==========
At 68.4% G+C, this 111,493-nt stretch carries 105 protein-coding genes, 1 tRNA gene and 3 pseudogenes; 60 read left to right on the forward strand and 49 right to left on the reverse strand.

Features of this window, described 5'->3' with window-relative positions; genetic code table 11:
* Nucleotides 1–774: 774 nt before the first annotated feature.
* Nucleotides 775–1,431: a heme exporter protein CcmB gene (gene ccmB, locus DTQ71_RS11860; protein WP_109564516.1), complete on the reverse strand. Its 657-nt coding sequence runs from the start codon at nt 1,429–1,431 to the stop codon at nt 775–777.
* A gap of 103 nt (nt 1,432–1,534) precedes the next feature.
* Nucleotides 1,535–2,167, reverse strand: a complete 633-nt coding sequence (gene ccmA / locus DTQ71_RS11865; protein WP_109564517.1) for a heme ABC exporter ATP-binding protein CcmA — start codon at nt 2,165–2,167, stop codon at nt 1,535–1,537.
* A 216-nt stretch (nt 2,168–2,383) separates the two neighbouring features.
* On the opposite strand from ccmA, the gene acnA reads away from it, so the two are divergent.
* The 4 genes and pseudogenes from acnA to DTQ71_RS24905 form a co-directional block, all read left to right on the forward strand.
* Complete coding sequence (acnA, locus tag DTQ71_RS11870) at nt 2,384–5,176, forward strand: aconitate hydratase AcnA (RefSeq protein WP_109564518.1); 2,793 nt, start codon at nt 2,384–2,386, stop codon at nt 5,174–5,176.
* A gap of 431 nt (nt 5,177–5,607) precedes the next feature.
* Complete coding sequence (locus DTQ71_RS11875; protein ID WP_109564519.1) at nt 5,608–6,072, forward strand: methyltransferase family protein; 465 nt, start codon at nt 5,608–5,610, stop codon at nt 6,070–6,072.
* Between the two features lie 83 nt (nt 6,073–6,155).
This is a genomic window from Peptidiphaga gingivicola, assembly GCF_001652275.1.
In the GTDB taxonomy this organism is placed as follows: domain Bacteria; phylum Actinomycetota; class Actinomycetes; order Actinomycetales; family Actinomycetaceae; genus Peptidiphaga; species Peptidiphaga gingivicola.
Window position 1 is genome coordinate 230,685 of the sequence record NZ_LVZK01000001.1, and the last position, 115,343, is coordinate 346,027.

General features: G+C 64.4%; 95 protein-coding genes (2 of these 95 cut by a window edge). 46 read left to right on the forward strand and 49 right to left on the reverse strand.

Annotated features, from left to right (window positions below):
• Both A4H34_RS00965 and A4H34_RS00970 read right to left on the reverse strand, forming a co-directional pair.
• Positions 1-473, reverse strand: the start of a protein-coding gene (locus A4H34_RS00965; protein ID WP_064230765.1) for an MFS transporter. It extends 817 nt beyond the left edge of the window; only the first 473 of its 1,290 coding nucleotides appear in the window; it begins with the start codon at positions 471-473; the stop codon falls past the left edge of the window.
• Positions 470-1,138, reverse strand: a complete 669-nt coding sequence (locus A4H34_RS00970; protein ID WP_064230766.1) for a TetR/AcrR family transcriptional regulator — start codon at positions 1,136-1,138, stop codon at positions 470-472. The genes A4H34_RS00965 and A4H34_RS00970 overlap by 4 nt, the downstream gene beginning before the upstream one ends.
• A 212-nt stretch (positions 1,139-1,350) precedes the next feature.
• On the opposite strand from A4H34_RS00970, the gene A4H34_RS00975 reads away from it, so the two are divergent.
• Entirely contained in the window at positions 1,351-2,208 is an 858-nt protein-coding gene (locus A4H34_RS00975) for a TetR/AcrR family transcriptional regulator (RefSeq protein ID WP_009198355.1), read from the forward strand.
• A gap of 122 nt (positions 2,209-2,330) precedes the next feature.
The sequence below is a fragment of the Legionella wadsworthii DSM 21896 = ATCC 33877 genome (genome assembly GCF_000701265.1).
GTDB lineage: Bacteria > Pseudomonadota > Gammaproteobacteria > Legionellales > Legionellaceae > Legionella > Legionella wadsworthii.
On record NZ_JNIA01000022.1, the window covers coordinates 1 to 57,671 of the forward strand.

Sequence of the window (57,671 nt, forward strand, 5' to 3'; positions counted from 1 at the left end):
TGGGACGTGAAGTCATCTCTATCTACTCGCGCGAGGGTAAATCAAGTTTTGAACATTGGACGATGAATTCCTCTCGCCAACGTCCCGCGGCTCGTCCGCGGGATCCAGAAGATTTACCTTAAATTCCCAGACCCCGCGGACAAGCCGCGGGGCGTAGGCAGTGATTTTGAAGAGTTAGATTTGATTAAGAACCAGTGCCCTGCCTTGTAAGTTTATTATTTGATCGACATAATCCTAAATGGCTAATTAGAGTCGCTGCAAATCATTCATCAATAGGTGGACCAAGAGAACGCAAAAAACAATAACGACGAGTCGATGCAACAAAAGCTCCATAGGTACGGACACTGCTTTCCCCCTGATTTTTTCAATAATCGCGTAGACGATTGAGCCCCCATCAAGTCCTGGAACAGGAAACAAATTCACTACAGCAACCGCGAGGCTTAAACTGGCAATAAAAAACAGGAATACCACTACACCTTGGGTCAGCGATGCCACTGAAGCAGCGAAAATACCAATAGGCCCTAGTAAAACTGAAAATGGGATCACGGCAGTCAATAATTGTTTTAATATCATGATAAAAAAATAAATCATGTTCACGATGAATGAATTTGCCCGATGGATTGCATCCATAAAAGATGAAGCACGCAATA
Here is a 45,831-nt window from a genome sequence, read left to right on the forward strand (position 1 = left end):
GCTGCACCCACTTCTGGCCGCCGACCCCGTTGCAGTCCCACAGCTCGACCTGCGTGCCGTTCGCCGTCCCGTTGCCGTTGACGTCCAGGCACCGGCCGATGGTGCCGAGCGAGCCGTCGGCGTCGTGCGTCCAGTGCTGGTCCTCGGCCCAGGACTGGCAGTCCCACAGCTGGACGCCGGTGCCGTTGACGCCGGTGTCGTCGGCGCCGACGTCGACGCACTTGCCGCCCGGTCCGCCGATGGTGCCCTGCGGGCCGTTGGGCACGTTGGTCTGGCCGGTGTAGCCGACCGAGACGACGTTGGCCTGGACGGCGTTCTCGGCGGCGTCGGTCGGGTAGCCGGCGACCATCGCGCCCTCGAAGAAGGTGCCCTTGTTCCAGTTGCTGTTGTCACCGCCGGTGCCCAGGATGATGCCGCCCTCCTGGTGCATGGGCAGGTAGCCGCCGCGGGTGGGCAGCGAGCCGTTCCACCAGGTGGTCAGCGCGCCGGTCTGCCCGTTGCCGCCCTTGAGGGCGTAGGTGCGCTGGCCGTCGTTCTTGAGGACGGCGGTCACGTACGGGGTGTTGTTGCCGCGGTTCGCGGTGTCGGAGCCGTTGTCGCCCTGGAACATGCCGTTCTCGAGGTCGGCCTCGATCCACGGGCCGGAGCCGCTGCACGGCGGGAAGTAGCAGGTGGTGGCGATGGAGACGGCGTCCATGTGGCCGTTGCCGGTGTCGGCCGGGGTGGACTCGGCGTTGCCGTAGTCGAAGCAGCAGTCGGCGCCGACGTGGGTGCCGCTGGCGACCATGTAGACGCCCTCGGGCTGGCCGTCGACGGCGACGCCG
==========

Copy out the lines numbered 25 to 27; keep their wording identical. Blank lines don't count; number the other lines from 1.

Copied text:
• A gap of 122 nt (positions 2,209-2,330) precedes the next feature.
The sequence below is a fragment of the Legionella wadsworthii DSM 21896 = ATCC 33877 genome (genome assembly GCF_000701265.1).
GTDB lineage: Bacteria > Pseudomonadota > Gammaproteobacteria > Legionellales > Legionellaceae > Legionella > Legionella wadsworthii.